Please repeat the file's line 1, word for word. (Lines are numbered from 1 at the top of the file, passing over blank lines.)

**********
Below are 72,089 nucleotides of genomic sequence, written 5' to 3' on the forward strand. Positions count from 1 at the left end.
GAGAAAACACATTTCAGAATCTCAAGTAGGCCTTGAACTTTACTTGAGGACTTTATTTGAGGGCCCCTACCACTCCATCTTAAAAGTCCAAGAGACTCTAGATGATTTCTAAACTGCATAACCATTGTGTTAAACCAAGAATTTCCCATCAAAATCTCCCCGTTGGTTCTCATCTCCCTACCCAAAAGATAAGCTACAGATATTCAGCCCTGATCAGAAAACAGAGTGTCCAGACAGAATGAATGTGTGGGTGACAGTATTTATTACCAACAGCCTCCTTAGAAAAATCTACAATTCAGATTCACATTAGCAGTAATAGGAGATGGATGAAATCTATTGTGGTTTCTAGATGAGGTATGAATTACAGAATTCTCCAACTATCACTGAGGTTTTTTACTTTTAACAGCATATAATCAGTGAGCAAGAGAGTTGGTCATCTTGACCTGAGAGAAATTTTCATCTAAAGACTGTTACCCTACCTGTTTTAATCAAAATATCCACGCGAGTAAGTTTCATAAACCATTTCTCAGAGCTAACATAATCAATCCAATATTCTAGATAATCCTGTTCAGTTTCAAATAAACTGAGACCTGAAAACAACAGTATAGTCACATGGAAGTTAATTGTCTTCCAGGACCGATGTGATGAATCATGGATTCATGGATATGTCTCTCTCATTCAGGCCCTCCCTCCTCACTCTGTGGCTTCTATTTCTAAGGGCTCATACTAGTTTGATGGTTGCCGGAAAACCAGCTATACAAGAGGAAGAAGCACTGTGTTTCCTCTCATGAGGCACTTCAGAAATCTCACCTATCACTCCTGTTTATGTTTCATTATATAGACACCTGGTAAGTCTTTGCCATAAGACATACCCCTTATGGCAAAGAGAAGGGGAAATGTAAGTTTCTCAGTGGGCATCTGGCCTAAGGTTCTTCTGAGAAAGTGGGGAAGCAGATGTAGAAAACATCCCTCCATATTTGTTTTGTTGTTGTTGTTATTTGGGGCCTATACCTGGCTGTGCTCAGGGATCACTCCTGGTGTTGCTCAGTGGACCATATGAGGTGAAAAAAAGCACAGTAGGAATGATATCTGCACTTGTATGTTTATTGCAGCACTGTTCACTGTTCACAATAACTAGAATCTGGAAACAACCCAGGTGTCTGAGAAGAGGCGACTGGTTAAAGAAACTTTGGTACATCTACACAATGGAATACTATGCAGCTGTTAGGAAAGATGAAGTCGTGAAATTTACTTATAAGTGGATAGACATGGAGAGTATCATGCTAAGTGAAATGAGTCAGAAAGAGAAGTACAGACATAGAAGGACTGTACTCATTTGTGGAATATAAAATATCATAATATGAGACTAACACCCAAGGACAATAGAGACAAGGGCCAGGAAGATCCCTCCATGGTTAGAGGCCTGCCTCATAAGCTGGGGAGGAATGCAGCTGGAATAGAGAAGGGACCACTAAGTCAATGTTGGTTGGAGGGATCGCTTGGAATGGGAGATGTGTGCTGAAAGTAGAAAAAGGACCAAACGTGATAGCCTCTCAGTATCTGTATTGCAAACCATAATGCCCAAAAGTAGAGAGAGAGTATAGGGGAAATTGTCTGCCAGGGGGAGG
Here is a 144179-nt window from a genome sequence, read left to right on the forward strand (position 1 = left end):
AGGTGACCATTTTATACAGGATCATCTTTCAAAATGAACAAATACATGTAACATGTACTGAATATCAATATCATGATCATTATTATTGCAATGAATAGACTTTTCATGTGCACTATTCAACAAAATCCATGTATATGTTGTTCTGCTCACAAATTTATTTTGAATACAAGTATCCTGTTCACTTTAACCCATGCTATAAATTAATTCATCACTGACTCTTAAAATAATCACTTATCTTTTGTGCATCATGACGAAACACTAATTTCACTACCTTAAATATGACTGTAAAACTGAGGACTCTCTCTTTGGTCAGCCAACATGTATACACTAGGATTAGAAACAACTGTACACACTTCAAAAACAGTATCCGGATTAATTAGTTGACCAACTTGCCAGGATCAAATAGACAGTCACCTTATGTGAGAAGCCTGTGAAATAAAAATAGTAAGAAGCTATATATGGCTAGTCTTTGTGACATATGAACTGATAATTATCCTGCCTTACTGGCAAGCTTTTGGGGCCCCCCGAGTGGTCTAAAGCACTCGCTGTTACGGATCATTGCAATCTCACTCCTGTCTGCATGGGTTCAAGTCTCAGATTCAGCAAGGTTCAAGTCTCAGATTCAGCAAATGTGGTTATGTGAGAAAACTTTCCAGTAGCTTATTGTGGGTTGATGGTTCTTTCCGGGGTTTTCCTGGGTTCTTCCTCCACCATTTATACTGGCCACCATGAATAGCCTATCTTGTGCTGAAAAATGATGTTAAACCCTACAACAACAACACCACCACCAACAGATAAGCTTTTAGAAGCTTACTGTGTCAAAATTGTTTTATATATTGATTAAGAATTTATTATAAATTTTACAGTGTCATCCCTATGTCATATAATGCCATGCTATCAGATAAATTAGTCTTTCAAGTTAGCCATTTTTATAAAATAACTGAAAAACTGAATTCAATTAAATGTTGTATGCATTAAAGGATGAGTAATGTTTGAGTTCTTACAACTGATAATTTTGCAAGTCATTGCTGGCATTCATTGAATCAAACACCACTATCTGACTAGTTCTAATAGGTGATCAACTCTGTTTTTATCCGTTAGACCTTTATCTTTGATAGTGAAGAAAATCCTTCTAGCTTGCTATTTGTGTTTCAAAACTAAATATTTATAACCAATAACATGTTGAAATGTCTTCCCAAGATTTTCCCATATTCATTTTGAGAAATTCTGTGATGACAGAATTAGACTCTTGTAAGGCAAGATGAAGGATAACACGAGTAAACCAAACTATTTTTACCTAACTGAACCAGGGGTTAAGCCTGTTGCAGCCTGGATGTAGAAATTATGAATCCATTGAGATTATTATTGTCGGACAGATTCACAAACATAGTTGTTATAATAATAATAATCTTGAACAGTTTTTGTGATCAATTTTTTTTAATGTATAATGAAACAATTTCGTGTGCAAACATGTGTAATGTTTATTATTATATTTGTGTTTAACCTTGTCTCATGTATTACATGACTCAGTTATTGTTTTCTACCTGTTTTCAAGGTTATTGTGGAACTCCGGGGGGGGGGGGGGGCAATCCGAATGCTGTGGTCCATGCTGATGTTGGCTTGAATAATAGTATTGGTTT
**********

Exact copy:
Below are 72,089 nucleotides of genomic sequence, written 5' to 3' on the forward strand. Positions count from 1 at the left end.